Tag: Jetpack

How to Manage Jetpack User Capabilities

Jetpack Users

Jetpack is one of the most popular plugins in WordPress with over 5 million users. The plugin is a swiss-army knife that offers users a ton of helpful features including security, spam-blocking, backups, traffic statistics, and more.

Several PublishPress customers have asked us how to control access to the Jetpack settings. For example, one user wanted to allow their Editors to see the traffic statistics.

In this post, I'll explain several ways that you can control access to the Jetpack dashboard.

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WordPress Powered Almost Every Contest in the US Elections

2020elections

As everyone waited to find out the winners in last week's elections for US president and Congress, one winner was immediately obvious: WordPress.

Earlier in the election cycle, we saw the PublishPress plugin used by more than one presidential candidate. Even so, it was still surprising to see WordPress used in almost every 2020 race, from the presidency to Senate and House seats.

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Review of the Simple History Plugin for WordPress

Simple History

We recently looked at many different plugins to find the best one for tracking content changes.

The Simple History plugin was our favorite. Simple History allows site administrators to keep a log of all tasks performed within a WordPress site.

This plugin generates two tables in the WordPress database and these store all the changes to your site. These records will be deleted after 60 days to stop your database getting too big.

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We Moved our WordPress Plugins from Add-ons to Pro Versions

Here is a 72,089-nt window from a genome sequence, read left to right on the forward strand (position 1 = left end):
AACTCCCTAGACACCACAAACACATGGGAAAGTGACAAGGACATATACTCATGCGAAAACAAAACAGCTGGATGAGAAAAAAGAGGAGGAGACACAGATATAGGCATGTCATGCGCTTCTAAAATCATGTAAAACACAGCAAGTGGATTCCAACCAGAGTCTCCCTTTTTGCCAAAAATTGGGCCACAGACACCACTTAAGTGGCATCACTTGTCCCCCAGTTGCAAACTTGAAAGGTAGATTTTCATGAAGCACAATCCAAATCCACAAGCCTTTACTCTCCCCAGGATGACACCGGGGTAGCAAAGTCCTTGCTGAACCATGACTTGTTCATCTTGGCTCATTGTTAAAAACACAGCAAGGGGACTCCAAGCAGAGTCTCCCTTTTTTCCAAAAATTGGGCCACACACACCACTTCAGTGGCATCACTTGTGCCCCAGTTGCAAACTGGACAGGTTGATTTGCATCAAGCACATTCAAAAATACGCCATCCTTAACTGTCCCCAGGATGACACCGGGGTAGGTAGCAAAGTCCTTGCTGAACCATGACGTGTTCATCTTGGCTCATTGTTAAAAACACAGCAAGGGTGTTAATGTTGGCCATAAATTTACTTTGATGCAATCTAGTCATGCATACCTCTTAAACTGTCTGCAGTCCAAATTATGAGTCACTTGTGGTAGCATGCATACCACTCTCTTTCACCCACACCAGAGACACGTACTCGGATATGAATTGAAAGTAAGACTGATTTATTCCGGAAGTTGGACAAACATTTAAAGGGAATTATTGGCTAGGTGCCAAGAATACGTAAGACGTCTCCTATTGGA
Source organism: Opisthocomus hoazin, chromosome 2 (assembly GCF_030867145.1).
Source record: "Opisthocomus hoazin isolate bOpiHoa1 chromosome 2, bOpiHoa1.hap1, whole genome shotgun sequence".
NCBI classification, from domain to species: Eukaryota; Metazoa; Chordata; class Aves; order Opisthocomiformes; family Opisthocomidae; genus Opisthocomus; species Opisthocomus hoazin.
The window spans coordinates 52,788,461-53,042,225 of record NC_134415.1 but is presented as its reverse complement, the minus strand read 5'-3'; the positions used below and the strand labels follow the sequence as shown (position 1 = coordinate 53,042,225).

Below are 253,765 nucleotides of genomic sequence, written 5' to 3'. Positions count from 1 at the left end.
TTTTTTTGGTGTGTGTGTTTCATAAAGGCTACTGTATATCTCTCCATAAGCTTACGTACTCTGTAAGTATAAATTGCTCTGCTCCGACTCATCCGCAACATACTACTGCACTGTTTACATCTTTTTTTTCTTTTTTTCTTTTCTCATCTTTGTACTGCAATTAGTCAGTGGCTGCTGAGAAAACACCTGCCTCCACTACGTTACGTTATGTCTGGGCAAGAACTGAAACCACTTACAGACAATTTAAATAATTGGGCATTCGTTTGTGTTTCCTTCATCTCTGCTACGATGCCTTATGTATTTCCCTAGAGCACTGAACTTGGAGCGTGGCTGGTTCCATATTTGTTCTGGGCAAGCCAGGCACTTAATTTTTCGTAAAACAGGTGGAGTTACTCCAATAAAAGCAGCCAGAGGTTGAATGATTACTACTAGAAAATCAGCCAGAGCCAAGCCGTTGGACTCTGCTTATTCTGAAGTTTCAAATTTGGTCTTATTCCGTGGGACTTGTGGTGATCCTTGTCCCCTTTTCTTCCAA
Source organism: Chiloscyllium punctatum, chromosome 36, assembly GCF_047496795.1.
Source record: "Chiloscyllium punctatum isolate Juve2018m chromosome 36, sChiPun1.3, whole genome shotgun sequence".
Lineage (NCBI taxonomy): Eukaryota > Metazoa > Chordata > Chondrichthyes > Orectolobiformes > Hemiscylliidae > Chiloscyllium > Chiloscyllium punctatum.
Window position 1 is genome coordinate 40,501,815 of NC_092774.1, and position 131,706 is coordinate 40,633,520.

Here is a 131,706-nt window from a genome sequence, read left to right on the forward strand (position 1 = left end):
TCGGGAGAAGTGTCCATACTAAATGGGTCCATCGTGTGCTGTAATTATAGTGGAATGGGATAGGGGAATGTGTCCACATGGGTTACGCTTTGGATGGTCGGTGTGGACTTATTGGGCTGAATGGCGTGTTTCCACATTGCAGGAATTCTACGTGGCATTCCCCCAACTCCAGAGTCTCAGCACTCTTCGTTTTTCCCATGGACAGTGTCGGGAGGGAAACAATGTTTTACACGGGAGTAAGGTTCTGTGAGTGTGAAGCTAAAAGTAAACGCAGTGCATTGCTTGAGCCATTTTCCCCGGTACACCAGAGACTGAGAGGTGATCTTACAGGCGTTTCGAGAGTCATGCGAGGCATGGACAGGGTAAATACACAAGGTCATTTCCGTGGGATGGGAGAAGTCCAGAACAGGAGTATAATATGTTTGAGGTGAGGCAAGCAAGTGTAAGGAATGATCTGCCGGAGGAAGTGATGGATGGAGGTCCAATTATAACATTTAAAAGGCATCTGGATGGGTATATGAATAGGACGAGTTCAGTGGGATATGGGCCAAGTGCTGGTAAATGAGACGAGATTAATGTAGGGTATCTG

At the beginning of 2019, we had one business model for the plugins here at PublishPress.

At the beginning of 2020, we have a completely different business model.

For a few months now, I've been thinking about writing this post. It will hopefully be helpful to our customers who saw the changes happen. Plus, it will also be useful to developers who are considering the same change.

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The Best Options for WordPress Photo Galleries

Long, scrolling pages are really popular right now, which makes sense. They’re more mobile-friendly than oversized navigations. They allow you to present a lot of information in a cleaner fashion. They’re also great for taking visitors through a logical journey, starting with their pain all the way through to your solution.

But just because visitors have become accustomed to the scrolling style doesn’t make it the most effective way to lay out every page—especially one that contains a lot of images.

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